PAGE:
Beijing is taking baby steps towards reopening its border to just a few jurisdictions which have flattened the Covid-19 infection curve.
An advance team of Chinese businesspeople touched down in Tokyo on the last day of November. After getting the all-clear in tests at the airport, they were exempted from the two weeks of solitary quarantine for foreign arrivals. Instead, they were feted at a welcome ceremony in the city.
The world’s second and third-largest economies have agreed on a two-way travel bubble for essential travelers including investors, researchers and business negotiators.
This came about after Chinese Foreign Minister Wang Yi, who reputedly received jabs of an indigenous vaccine, skipped quarantine and met his Japanese counterpart Toshimitsu Motegi and Prime Minister Yoshihide Suga in Tokyo last month.
Daily flights are set to resume between the two countries’ major cities as soon as this month, with Chinese and Japanese airlines working together. The Japanese side has also unveiled meticulous arrangements for Chinese arrivals to minimize risks and facilitate their stay and activities.
Within the initial 14 days, all Chinese visitors must be confined to approved hotels and places of work. They can shuttle only between these locations in chartered vehicles and must not stray from itineraries submitted to authorities beforehand. They must install an app on their phones so health officials can track their activities and movements in real time.
After two weeks of what is described by Japanese media as soft quarantine, they will be allowed to get out and about and can remain in the country for up to 90 days starting from their entry.
China is believed to roll out similar arrangements for Japanese visitors.
Almost 9.6 million Chinese flocked to Japan in 2019 after a thaw in ties. Of these, 370,000 were business travelers, higher than America’s corresponding figure of 210,000, according to Tokyo’s embassy in Beijing. Bilateral trade volume last year hit US$310 billion, but the contagion dragged down trade by 2.2% in the first seven months of the year, according to the Chinese Commerce Ministry.
Japan currently only maintains similar deals with South Korea, Singapore and Vietnam. Chinese Foreign Ministry spokesperson Zhao Lijian said the new bubble would carry “weighty economic importance” to benefit global trade and that both countries’ commendable anti-virus work would ensure that any flare-ups would not easily prick it.
In May, having largely stamped out the pathogen and ended the sweeping lockdown of Wuhan, the ground zero of the pandemic, Beijing picked Seoul to form its first quarantine-free bubble to let Korean business visitors and technicians into ten Chinese provinces and municipalities including Guangdong, Zhejiang, Jiangsu, Shanghai and Tianjin that boasted sizable clusters of Korean firms.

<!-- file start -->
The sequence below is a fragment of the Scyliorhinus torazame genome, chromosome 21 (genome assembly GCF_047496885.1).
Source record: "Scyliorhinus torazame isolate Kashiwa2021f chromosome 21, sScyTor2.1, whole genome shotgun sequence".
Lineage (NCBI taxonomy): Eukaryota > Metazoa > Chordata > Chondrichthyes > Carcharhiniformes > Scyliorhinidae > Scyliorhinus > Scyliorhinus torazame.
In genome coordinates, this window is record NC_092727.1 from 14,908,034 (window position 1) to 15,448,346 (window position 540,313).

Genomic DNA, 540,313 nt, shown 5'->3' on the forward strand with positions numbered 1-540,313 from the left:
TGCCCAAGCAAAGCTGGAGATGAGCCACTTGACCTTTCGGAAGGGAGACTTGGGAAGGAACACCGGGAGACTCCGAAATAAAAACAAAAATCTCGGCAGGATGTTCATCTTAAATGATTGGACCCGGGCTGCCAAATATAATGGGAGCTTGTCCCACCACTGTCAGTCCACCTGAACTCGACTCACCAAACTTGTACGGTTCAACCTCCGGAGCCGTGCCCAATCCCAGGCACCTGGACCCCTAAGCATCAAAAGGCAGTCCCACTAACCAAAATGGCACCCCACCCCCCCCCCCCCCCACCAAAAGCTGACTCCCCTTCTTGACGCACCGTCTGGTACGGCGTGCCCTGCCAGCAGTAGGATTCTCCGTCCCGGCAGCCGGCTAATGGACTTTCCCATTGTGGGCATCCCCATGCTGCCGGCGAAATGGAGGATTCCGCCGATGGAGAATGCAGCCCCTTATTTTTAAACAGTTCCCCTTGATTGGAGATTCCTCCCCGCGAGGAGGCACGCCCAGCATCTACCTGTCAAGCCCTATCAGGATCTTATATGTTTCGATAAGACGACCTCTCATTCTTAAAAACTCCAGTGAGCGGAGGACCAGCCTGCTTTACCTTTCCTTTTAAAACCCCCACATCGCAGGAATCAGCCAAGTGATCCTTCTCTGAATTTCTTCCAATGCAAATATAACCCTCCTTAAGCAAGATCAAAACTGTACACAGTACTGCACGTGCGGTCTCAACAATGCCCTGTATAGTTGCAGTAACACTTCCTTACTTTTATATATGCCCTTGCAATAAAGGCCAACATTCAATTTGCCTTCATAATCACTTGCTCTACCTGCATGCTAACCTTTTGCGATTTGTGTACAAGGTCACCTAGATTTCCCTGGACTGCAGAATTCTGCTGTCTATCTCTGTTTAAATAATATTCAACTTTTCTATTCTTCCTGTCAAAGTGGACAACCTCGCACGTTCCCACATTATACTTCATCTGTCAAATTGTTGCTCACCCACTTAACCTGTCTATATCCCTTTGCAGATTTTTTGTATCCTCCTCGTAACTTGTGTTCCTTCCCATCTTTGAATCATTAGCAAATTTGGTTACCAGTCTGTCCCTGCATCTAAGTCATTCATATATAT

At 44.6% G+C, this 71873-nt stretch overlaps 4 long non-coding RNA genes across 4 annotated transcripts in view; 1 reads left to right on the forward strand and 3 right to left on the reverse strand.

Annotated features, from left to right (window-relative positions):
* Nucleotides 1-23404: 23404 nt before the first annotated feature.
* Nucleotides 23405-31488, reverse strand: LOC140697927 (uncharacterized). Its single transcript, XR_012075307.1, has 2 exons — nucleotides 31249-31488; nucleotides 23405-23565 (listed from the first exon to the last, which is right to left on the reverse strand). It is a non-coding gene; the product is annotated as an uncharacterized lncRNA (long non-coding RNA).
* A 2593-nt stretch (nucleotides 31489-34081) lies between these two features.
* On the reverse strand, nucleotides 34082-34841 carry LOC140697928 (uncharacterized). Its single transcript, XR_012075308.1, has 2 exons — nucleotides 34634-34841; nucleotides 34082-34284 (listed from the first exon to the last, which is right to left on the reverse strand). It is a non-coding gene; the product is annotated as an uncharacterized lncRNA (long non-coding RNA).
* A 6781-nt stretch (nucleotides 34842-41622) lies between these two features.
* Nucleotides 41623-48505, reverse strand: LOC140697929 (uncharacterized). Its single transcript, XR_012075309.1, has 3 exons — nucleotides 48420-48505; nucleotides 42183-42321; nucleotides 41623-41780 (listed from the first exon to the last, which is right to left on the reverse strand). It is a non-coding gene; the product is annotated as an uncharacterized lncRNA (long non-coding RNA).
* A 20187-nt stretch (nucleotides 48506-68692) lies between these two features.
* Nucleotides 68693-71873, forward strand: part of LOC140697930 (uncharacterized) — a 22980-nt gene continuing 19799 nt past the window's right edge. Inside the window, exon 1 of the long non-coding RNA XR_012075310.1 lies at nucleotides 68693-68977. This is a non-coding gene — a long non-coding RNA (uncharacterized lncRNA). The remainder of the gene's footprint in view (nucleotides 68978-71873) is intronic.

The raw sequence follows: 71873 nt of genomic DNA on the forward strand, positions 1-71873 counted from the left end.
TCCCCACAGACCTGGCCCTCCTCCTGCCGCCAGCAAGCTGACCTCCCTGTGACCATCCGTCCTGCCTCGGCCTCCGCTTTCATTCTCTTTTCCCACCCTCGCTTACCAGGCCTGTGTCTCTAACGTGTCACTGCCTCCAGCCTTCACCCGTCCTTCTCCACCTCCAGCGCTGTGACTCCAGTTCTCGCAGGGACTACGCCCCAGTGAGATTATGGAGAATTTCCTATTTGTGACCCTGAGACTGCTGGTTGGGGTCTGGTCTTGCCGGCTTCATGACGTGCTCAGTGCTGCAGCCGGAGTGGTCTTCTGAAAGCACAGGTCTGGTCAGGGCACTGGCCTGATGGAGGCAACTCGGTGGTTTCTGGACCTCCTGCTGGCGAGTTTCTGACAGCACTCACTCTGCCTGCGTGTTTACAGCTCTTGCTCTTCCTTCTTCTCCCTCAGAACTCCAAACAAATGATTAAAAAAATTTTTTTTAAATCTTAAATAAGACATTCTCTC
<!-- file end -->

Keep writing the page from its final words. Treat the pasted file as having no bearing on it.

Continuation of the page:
A contingent of more than 200 Samsung engineers became the first arrivals on May 1. They flew into Tianjin from Seoul in a chartered flight to resume the production of a key display assembly line in the northern city.
Samsung heir Lee Jae-yong also benefited from the streamlined procedures of the bubble and made a sortie in the same month to Xian, where Samsung’s only overseas semiconductor plant was being built. Thousands of employees with other Korean conglomerates such as LG and SK also entered China via the bubble.
Mainland China has also formed a bubble with Macau since August for two-way travel to resurrect the gambling enclave’s Covid-battered economy. It has also waived its quarantine order for inbound Taiwanese business travelers. But Beijing has shot down plans to resume quarantine-free cross-border trips between the mainland and Hong Kong as the city staggers from one wave of infections to another.
Beijing is apparently taking time in its talks with more neighbors for bubbles as the virus does the rounds in many parts of Asia.
Xinhua quoted the Foreign Ministry as saying that exchanges would be curtailed and even cut off with countries still flashing red on Beijing’s map that tracks the contagion. The ministry also warned its nationals not to visit India, Indonesia or the Philippines.
Other nations are opening borders to Chinese and scrapping quarantine orders and they do not expect their move to be reciprocated by Beijing soon.
Singapore has since November eased quarantine and inspection of Chinese travelers, who will be spared the two weeks of medical observation if they are given a clean slate in tests at the city’s Changi Airport. Chinese state media also revealed that Thailand could be on the cusp of reopening its border to Chinese tourists.
Beijing has remained reticent about such one-way openings for its nationals, and how many Chinese are willing to venture to Singapore and elsewhere remains to be seen. Even if they travel, they will on their return to China have to undergo a fortnight of confinement and foot all the isolation bills themselves.